This D’var Torah is in Z’chus L’Ilui Nishmas my sister Kayla Rus Bas Bunim Tuvia A”H, my grandfather Dovid Tzvi Ben Yosef Yochanan A”H, & my great aunt Rivkah Sorah Bas Zev Yehuda HaKohein in Z’chus L’Refuah Shileimah for:
-My father Bunim Tuvia Ben Channa Freidel
-My grandmothers Channah Freidel Bas Sarah, and Shulamis Bas Etta
-Miriam Liba Bas Devora
-Aharon Ben Fruma
-Mordechai Shlomo Ben Sarah Tili
-And all of the Cholei Yisrael
-It should also be a Z’chus for an Aliyah of the holy Neshamah of Dovid Avraham Ben Chiya Kehas—R’ Dovid Winiarz ZT”L as well as the Neshamos of those whose lives were taken in terror attacks (Hashem Yikom Damam), and a Z’chus for success for Tzaha”l as well as the rest of Am Yisrael, in Eretz Yisrael and in the Galus.
פִּינְחָס ~ Pinchas
“Pinchas Gone Too Far?”
In response to the B’nei Yisrael’s inappropriate intermingling with the Moavite and Midianite women and their subsequent adoption of Ba’al Pe’or as an idolatrous god, Hashem proceeded to smite them with a deathly plague [B’Midbar 25]. The people were dropping dead until one brave and passionate zealot of G-d, Pinchas, got up and impaled one of the leading perpetrators and princes of Israel, Zimri (and his Midianite mistress Cozbi) with a spear. Despite Pinchas’s seemingly violent and controversial actions, Hashem openly affirms the correctness of his deed and praises Pinchas, awarding him with eternal Kehunah (Priesthood) and a Bris Shalom, a covenant of peace.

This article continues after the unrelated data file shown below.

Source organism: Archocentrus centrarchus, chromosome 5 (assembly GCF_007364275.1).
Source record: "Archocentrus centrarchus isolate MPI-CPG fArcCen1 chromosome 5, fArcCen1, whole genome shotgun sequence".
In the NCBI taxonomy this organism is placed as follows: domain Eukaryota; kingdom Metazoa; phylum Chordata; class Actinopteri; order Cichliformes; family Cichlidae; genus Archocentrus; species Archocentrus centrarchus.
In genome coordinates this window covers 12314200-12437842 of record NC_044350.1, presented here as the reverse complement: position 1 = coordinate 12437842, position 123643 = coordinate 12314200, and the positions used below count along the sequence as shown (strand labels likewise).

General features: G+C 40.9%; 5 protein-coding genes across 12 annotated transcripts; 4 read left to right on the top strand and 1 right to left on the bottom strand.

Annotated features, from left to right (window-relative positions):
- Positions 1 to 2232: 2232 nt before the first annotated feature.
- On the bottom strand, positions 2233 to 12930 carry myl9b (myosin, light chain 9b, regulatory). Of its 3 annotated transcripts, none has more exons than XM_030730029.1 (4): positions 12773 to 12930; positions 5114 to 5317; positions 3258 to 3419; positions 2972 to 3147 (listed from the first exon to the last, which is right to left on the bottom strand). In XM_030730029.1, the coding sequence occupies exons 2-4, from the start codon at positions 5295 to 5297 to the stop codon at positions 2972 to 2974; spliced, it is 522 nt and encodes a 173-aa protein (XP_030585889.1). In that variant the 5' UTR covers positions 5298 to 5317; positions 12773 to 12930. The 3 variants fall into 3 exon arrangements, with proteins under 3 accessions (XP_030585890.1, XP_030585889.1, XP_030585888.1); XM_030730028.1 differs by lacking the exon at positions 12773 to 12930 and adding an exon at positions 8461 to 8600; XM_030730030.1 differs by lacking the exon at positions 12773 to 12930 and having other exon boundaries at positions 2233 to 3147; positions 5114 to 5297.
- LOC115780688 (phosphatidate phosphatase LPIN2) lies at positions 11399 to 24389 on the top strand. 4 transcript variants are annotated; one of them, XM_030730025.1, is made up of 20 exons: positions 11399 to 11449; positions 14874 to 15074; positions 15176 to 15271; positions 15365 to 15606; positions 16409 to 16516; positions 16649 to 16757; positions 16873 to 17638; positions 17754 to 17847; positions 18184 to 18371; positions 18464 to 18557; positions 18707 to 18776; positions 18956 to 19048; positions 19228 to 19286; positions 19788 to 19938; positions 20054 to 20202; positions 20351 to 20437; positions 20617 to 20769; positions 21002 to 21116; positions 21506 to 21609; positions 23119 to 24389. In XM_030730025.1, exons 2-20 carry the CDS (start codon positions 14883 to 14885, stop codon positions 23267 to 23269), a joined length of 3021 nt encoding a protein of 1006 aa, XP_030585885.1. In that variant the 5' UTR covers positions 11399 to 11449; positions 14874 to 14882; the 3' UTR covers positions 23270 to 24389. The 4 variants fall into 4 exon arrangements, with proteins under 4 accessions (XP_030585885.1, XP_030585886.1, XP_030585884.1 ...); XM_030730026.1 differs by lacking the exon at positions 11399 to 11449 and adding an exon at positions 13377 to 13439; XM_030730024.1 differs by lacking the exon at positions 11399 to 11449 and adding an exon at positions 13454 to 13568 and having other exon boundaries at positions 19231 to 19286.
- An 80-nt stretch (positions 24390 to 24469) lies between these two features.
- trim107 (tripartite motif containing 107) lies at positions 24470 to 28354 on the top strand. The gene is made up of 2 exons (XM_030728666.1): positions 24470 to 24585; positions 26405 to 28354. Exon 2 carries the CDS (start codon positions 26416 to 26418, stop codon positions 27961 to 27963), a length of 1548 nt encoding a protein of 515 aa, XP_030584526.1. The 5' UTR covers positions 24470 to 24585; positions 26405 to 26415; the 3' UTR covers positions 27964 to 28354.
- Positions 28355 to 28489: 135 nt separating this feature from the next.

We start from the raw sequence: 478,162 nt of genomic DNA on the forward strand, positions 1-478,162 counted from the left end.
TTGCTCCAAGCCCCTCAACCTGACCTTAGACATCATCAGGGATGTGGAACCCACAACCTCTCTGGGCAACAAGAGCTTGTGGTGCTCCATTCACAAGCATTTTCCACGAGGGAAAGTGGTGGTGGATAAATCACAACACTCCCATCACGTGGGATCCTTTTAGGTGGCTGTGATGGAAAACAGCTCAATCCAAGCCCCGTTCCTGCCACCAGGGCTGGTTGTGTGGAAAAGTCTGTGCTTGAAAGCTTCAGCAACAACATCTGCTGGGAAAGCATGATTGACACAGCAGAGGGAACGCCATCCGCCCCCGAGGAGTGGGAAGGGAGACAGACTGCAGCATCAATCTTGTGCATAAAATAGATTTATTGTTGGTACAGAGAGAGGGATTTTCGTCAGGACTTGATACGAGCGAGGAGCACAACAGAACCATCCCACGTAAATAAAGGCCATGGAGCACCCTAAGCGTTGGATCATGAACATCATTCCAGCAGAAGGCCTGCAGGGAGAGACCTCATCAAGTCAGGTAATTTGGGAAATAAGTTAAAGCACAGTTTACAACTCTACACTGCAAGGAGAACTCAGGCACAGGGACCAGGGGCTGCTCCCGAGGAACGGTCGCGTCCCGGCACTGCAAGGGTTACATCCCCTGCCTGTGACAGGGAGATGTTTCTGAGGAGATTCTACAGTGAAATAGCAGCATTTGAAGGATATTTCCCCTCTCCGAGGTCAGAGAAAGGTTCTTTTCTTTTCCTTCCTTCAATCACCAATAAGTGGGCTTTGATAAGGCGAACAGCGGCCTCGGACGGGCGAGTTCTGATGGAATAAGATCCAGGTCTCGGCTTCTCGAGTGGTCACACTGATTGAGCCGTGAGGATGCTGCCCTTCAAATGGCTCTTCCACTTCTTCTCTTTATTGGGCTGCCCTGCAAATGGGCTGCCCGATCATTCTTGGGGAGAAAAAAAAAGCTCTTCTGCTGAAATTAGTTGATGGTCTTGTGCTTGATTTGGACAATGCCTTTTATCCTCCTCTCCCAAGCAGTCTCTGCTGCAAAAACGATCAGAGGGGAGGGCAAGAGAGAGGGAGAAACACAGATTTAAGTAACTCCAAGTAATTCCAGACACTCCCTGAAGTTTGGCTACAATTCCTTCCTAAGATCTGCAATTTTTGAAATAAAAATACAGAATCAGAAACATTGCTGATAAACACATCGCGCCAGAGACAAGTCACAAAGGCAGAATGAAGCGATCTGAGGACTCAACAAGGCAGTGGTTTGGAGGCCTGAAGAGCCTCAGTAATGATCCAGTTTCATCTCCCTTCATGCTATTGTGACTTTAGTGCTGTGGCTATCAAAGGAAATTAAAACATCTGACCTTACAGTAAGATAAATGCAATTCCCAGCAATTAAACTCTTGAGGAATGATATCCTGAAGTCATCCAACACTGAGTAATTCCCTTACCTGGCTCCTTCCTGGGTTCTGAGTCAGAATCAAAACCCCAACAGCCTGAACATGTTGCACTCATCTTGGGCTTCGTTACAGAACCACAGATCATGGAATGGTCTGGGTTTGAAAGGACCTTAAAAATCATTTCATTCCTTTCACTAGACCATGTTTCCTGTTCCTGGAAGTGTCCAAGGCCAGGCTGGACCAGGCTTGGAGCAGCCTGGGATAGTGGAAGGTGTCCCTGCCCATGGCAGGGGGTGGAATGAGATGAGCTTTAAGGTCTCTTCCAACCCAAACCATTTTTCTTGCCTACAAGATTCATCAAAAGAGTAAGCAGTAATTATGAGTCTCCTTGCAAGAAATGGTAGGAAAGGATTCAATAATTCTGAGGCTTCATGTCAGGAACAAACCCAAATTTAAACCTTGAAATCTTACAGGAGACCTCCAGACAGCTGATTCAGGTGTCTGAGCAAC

Evidently, the deeper message of Hashem’s appraisal of Pinchas is a response to the perceived irony in the story, that is, the public conception of peace and how Pinchas’s particular actions flew in the face of that conception. We think of peace as simply meaning not fighting and not being confrontational. We would likely suggest that any acts of violence, as a rule, interferes with the flow of peace. However, here, we’re told that in G-d’s book (literally), at least in certain circumstances, that which is provocative, inflammatory, and seemingly not peaceful to the public eye, is actually a harbinger of peace. That means, for example, that even if the B’nei Yisrael were getting along with each other and perhaps with their gentile neighbors, when they are blatantly abandoning the Will of G-d, the peace is not enduring, hence, the plague from G-d. On the other hand, Pinchas, the only one who was zealous enough to act on G-d’s behalf, went ahead and killed a man in the open, and in response, G-d basically says that Pinchas has brought peace. Apparently, what that tells us is that true peace is apparently not defined or brought about by being soft and passive per se, but rather by doing the right thing. It is the result of being zealous enough to fulfill G-d’s Will even if it means disturbing the perceived peace around you.